A vague paragraph like that tells me you have the idea, but math arguments use equations. You start with what you are given and prove the result. And, at the risk of repeating myself, it is not the function that is transitive, it is the relation $\sim$. Not to mention, what function are you talking about? That's the problem with paragraphs of prose instead of equations.

Here's how you should start. Given $A\sim B$ means there is a bijection $f$ from $A$ to $B$. Given $B\sim C$ means there is a bijection $g$ from $B$ to $C$.

We are trying to prove $A\sim C$, so we have to use the given to find a bijection from $A$ to $C$. You need to give a formula for such a bijection and an argument (equations) that your formula actually is a bijection.

15. May 20, 2014

### Mr. Fest

I'm at work now and I'm not sure if the solutions chapter states any thing like that. But for example f(x) = 2x; x $\in$ R then f: A --> B is bijective. We have a one-to-one correspondence.

It is symmetric since f: A --> B; f(x) = 2x. f: B --> A; f(y) = y/2.

f: A --> B; f(x) = 2x. f: B --> C; f(x) = 3x. Then A --> C since B --> C is f: A --> C; f(x) = 2x*3/2 = 3x. It is transitive.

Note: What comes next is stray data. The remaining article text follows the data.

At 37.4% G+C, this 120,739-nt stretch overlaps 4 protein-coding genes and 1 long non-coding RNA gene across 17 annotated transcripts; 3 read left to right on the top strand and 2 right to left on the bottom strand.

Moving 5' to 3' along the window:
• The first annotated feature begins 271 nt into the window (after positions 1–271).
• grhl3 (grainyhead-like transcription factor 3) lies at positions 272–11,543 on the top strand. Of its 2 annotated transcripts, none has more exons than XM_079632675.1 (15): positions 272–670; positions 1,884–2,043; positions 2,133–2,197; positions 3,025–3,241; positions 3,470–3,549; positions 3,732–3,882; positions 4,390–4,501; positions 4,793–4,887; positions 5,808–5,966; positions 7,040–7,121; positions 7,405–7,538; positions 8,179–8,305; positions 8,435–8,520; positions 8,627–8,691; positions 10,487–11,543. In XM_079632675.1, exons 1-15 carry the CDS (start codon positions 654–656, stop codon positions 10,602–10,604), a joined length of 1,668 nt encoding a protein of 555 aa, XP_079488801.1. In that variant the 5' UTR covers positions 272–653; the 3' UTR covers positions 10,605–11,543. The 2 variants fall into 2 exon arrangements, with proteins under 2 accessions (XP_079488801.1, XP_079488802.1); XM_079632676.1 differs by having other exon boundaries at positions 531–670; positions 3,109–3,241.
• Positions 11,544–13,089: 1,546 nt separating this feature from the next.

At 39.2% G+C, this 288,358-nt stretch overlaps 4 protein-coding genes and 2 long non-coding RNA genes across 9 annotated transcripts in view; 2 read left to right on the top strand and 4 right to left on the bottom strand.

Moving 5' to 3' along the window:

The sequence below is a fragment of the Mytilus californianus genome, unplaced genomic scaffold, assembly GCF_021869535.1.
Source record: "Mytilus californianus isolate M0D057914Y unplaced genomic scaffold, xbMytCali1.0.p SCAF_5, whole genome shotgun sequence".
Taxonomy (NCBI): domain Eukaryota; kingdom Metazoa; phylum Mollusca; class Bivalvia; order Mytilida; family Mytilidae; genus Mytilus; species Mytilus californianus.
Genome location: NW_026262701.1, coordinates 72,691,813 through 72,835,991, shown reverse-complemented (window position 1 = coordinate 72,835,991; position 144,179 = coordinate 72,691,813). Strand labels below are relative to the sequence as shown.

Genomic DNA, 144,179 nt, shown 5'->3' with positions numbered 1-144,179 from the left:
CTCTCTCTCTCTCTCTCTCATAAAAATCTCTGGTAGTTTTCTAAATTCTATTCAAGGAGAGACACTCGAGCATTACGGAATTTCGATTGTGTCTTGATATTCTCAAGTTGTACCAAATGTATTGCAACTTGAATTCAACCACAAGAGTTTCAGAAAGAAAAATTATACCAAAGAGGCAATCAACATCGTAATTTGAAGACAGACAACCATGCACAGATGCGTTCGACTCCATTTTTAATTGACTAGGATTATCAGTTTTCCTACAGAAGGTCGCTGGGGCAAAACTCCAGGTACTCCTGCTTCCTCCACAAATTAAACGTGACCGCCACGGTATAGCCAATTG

Now, my problem is to show that it is reflexive...

Is it true to say, that since it is a bijection it is injective per definition and therefore we have that f(x1) = f(x2) if and only if x1 = x2 and therefore it is reflexive...?

Last edited: May 20, 2014
16. May 20, 2014

### LCKurtz

Mr. Fest, I'm afraid there is a level of abstraction here that you just aren't getting. Although you seem to have a general idea for when A and B are the real numbers, there is nothing in the problem about A and B being any specific kind of sets. And instead of addressing my specific suggestions about how to start, you change the subject.

I don't see how to proceed with the problem without working it for you, so I am going to abandon this thread. My last suggestion for you is that you need to sit down with your teacher and discuss these concepts. I think you need more help than we can give you here.

17. May 20, 2014

### Mr. Fest

You asked me to find a bijection so I did. Why not work it out for me? Might understand better if you do...if it's not too much to ask.

18. May 21, 2014

### Staff: Mentor

There is no "the function A-->B". The statement is "there is a bijective function". There can be many of them, and there is no single function specified, but that does not matter.

You have to show that such a function exists to show reflexivity.

That is good.

19. May 22, 2014

### Mr. Fest

Well, f(x) = x is such a function. Because then the image of A is always on A for all x $\in$ A. And we have shown reflexitivity... Also, it is both injective and surjective as we have f(x1) = f(x2) --> x1 = x2 and since every element in range is the image of one and only one element in the domain.

And for transitivity....